Monday, July 9, 2012

Superb Summer Sockeye

I picked up 6 pounds of fresh sockeye salmon from Loki Fish Co. on Saturday morning. I sincerely wish I had a photo to show you. I have to admit that when I see beautiful food shots on blogs (and goodness, there are really some amazing ones out there - have you seen la tartine gourmande or smitten kitchen?), I not only admire their photo skills, but also their patience. I make food, and then I eat it. Later I think about how I should have stopped for a moment and attempted a photo. But it probably wouldn't have been a good one anyway, and so my regret is short-lived.

Back to the salmon: It was the most magnificent, intense, corally-red color. It glistened. It was striped white with silky fat. It was firm and supple, and smelled of the sea. I showed immense self-control by only buying 6 pounds of it.

It came in 3 pieces. The first piece I grilled and we ate it as a salmon nicoise with a mustardy, shallot-heavy vinaigrette, hard boiled eggs, cherry tomatoes, and barely blanched vibrant green beans and boiled Yukon Gold potatoes from Alvarez Family Farm. It felt like summer had finally arrived.

Tonight I slow roasted the other 2 pieces the way I learned from Jerry Traunfeld's The Herbal Kitchen: Simply "slather" both sides of the filleted, skinned salmon with olive oil, season with salt, and bake at 225 degrees F just until a little of the white stuff starts congealing around the salmon. The cooked color is the same vibrant color it was pre-cooking, and the texture is as silky as it was raw, but the layers separate when prodded. I have never served salmon cooked this way to anyone who didn't absolutely love it. Of course, the better the raw fish you start with, the better the result, and so tonight the salmon was just amazing. I made (another!) batch of Kelly Daly's kale and wheat berry salad and served a 6 ounce piece of the shimmering roasted salmon on top of each serving. I went light on the smoked salmon in the salad, and I lightly salted the salmon I roasted, and we just loved the combination.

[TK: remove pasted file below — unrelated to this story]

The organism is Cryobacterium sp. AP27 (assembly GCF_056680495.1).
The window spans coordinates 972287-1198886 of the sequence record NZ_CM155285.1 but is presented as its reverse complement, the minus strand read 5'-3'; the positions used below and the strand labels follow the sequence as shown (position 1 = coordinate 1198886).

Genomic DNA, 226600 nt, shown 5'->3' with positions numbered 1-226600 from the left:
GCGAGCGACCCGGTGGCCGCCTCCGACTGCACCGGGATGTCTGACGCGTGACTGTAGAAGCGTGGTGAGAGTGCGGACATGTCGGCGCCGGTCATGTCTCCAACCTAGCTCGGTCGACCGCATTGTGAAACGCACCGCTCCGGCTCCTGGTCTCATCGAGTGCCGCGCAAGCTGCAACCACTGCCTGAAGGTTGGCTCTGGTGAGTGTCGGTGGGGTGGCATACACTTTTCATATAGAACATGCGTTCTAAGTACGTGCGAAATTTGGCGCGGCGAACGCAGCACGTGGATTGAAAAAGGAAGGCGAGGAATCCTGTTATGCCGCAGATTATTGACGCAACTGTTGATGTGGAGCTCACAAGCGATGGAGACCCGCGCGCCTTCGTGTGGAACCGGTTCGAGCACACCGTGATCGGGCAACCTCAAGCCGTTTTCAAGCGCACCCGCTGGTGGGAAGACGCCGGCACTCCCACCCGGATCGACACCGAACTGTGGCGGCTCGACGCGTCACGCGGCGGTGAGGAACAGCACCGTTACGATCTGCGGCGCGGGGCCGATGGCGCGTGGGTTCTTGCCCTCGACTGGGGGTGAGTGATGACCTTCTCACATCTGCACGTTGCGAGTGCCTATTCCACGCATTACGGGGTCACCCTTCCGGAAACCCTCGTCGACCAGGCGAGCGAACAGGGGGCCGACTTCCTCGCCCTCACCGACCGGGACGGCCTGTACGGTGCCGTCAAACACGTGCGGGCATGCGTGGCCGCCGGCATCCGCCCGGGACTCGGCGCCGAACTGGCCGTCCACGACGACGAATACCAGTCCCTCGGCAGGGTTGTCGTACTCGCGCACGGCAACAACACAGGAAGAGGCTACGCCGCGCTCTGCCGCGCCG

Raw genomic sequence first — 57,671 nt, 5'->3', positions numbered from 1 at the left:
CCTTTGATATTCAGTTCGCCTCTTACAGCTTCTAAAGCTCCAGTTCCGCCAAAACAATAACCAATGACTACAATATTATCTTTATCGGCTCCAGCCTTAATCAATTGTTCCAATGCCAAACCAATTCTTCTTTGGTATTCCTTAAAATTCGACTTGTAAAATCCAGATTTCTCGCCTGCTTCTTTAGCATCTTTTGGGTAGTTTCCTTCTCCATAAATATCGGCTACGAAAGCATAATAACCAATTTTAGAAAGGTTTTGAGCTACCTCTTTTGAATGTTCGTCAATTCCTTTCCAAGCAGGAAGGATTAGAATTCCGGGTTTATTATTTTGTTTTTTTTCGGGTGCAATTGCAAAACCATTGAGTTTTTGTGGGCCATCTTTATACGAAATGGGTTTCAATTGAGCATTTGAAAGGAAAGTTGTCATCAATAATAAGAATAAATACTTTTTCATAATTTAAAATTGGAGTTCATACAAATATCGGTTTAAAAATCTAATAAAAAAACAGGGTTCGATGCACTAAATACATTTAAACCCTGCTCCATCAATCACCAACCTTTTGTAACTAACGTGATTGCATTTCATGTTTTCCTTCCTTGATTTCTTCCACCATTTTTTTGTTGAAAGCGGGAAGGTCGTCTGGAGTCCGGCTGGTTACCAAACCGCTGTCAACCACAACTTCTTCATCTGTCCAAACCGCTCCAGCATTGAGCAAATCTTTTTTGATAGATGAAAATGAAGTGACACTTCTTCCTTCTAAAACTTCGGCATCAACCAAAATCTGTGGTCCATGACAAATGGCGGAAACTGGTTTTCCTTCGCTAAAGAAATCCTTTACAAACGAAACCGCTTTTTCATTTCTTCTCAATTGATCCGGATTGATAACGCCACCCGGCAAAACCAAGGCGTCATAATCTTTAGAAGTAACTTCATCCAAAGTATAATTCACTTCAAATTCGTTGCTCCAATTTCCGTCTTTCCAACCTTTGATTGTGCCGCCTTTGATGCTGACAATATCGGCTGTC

So next time you've got a fabulous piece of salmon, try cooking it Traunfeld's way. Here in the Pacific Northwest, we can never have too many ways to prepare fresh salmon...

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